A fortnight or less ago, Tecno released its second device in 2018 that highlights the Chinese OEM’s maturity in the manufacture of Android devices. The Camon X Pro, which was also announced alongside the ordinary Camon X with watered down specs, features a key design departure from the ordinary, 16:9 slabs that have been the norm for more than a decade. It is the first Tecno device that has an admirable FHD+ 18:9 full-screen display that tags along midrange internals like 4 gigs of RAM, a roomier 64 GB of media-hoarding space and a total of 40 MP count on the front and back.
It is easy to get distracted by what the Camon X Pro gets right owing to the standards some of you have for the company. Admittedly, this is a company that entered the Kenyan market with feature phones and only started manufacturing smart handhelds in 2012 for the budget segment. At that time, established players such as Samsung possessed the lion’s share of the local smartphone market share. Since Tecno was a new player, it churned out low-quality products that were linked to the misconception that China-based electronics are fake or of lowly-placed quality. In that learning curve, the manufacturer picked itself up and took advantage of the dynamics of the Kenyan market that adores budget devices to catapult it to its current state.
Tecno, whose camera-centric line of devices is today’s primary target, aims to elevate its image-capturing prowess to new heights. This edge, which Tecno continues to advance, was noted back in 2017 when the OEM drove multiple Camon versions in the market and echoed it further with a dual cam-equipped Phantom 8 that we highlighted in this review. It is an obvious approach by the manufacturer in a bid to squeeze a space in the hotly contested camera department that seems to appeal to every smartphone buyer out there.
In this short review of the Camon X Pro, we are going to dive into a few admirable features and setbacks that would have otherwise made the phone an excellent choice for most of you who need to purchase an affordable midrange smartphone.
So, let’s jump right into it:
It is very difficult to fault the Camon X Pro as far as design and choice of materials are concerned. It takes on the latest trend of skinny, 18:9 aspect ratio displays that squeezes a large screen on a smaller footprint, which, in this case, is a 1080 by 2160 six-incher. Side bezels are minimal, although its forehead (that houses an array of sensors and the earpiece) and chin could be smaller. The back is equally minimalist with a single, top-placed camera sensor and a large flash, a speedy fingerprint scanner and gold Tecno logo. Our unit is painted in black, an is accented by gold strips around its sides and signal inlets that give the entire device an appealing personality.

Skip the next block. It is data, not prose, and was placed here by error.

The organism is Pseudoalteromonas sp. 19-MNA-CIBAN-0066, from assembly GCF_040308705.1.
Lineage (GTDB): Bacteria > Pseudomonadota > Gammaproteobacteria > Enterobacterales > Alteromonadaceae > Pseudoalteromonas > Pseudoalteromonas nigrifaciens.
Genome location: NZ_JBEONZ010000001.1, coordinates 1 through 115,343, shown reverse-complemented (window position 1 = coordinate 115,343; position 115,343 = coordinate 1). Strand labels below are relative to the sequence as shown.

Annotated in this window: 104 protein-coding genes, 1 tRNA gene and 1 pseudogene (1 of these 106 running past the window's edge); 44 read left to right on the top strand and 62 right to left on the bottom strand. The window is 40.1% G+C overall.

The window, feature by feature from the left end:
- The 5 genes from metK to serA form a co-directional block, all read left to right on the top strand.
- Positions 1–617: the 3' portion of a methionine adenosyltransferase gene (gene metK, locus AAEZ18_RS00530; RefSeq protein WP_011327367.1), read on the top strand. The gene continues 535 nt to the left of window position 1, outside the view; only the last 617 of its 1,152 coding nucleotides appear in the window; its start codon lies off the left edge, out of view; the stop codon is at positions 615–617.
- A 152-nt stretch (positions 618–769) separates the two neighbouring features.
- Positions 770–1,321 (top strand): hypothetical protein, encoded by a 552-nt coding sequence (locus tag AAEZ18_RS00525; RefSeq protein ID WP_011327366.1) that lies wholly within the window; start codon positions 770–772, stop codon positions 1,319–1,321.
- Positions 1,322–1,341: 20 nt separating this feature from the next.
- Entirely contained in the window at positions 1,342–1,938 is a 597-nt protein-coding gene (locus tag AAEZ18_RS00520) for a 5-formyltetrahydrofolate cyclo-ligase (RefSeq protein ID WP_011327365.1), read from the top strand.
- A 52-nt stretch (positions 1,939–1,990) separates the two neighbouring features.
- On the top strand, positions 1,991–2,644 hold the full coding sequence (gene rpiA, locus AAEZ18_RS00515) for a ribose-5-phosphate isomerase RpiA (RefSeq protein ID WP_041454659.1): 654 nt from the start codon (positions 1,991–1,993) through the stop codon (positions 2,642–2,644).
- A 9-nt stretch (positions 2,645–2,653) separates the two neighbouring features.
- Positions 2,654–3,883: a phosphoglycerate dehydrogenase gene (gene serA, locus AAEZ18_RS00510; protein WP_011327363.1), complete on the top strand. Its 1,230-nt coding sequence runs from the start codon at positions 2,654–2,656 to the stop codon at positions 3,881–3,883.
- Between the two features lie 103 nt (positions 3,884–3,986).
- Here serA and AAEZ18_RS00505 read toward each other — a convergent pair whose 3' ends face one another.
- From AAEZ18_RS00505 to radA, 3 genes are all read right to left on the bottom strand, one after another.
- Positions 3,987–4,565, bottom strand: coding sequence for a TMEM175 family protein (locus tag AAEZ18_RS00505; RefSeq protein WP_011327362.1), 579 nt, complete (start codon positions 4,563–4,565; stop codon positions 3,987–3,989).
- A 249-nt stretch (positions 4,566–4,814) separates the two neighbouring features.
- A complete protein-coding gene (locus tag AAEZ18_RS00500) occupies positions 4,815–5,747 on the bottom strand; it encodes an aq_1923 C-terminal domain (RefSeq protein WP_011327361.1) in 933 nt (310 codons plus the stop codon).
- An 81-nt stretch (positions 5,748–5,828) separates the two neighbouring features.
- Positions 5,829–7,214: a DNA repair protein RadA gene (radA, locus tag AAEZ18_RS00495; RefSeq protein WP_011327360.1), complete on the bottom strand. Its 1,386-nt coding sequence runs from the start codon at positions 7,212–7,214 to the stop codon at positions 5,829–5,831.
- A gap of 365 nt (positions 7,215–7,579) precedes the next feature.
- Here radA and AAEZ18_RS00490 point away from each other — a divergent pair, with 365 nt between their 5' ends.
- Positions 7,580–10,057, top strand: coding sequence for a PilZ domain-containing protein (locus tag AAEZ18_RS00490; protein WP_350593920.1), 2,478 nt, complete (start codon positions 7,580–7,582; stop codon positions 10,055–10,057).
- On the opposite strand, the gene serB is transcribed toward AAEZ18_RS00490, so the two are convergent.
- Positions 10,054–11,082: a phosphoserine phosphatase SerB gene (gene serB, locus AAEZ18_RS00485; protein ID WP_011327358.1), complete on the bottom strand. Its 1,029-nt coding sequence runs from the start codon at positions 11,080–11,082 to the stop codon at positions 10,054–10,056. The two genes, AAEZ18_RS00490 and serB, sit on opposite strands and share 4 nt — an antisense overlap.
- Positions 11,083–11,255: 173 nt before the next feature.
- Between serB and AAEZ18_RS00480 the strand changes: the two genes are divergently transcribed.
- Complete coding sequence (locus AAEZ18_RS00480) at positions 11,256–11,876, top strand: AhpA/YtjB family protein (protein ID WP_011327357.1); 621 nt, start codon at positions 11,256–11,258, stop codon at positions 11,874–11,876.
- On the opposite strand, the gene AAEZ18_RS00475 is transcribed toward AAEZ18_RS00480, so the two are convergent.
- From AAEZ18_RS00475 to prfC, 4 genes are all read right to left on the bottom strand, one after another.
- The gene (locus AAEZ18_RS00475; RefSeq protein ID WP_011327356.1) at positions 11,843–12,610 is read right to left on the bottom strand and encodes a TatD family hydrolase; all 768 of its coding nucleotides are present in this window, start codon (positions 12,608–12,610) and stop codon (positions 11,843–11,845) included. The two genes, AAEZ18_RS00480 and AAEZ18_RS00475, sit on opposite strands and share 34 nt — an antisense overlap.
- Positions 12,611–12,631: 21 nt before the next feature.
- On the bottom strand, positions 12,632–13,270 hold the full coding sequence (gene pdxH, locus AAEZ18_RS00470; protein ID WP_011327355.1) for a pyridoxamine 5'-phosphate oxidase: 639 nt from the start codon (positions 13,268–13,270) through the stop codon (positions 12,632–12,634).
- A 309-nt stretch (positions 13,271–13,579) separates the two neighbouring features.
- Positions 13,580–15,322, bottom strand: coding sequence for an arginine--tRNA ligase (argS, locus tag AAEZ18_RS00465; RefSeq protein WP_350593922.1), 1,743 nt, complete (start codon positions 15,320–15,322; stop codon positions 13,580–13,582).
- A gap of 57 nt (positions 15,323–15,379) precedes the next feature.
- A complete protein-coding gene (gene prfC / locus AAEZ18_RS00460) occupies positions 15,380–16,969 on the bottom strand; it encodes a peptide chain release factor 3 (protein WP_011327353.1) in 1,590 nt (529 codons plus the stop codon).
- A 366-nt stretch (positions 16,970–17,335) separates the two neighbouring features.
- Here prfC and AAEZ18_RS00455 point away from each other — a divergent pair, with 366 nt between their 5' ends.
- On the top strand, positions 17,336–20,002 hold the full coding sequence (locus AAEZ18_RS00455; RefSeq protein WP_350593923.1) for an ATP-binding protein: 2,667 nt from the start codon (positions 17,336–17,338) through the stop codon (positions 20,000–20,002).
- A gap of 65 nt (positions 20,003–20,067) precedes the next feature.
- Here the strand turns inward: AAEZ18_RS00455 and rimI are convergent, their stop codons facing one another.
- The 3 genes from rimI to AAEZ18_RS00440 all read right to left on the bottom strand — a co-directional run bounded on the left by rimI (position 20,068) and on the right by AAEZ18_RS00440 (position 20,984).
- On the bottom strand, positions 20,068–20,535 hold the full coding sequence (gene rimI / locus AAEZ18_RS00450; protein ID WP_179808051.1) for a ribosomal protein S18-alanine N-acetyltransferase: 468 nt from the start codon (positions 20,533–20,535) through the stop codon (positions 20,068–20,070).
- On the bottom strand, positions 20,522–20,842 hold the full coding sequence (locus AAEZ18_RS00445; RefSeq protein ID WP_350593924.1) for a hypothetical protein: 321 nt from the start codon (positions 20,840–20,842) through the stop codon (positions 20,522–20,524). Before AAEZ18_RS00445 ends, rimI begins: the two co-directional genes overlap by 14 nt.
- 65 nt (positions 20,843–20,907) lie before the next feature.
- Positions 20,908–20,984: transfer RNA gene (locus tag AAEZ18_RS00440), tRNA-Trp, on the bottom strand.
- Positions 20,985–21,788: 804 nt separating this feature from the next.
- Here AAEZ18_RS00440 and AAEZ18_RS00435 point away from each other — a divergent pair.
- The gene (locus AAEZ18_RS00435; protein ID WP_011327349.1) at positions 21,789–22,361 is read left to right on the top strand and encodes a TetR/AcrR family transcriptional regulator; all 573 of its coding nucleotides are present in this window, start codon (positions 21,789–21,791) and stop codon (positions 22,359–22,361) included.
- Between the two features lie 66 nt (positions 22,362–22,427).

The device outer casing is plastic, although Tecno did a fine job to manipulate its feel that apes metal. That is not a bad thing considering it is a KES 25,000 device. Perhaps the most interesting thing about using plastic is how featherweight the phone is. I was pleasantly surprised after picking it up, and this is a huge plus for people who love their phones light in the pocket.
Additional pluses in the design department include a bottom headphone port that I personally love, an okay bottom firing speaker, as well as a ribbed power button that separates it from the volume button. The button controls reside on the right side of the device, which helps in keeping the Pro as clean as possible.
I must admit the Tecno team did a good job in the design of this phone, and since this is their first attempt to deviate from traditional phone design, I have a good feeling about their incoming, flagship-grade Phantom 9 in the months to come. I must also point out that the X Pro outshines the Phantom 8 in the design perspective, and while I liked the latter, its weight distribution was subjectively off.